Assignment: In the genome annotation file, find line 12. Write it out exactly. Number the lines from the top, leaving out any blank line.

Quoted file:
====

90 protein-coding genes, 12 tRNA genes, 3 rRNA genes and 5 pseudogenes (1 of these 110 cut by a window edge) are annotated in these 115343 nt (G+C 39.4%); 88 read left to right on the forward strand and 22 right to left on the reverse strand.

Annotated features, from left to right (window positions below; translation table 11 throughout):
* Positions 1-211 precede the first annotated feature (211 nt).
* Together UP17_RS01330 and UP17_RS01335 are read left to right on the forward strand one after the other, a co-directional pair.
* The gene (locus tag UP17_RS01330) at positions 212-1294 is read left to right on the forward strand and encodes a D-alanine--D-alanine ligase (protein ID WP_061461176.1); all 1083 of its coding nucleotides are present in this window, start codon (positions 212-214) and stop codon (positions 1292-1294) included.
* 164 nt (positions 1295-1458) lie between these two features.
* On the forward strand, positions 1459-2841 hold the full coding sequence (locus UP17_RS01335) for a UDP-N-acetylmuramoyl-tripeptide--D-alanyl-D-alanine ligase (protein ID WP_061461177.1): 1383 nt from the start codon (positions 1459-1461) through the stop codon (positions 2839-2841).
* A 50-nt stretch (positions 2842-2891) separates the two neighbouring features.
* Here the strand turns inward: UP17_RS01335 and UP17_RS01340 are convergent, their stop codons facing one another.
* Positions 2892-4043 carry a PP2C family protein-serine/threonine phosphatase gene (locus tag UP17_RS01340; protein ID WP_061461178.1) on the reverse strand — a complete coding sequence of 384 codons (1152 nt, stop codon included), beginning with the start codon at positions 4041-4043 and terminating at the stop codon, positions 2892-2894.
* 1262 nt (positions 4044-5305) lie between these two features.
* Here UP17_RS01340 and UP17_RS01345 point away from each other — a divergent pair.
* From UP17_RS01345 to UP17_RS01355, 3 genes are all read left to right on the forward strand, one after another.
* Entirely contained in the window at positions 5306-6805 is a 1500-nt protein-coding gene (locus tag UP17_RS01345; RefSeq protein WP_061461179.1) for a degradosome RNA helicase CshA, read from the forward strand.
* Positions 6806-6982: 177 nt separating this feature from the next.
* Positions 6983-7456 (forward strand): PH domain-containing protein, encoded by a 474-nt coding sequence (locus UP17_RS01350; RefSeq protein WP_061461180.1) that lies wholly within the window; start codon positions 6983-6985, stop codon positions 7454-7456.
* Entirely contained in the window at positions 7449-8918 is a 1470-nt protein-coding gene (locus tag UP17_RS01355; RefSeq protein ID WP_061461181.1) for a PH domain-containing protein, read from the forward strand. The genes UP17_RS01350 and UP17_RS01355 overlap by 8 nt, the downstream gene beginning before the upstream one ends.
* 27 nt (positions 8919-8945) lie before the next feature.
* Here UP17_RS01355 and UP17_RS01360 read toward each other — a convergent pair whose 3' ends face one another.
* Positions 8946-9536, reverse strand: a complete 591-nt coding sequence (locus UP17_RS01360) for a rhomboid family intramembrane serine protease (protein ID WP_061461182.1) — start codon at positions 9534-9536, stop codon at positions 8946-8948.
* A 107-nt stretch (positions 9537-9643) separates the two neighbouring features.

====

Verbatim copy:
* Here UP17_RS01340 and UP17_RS01345 point away from each other — a divergent pair.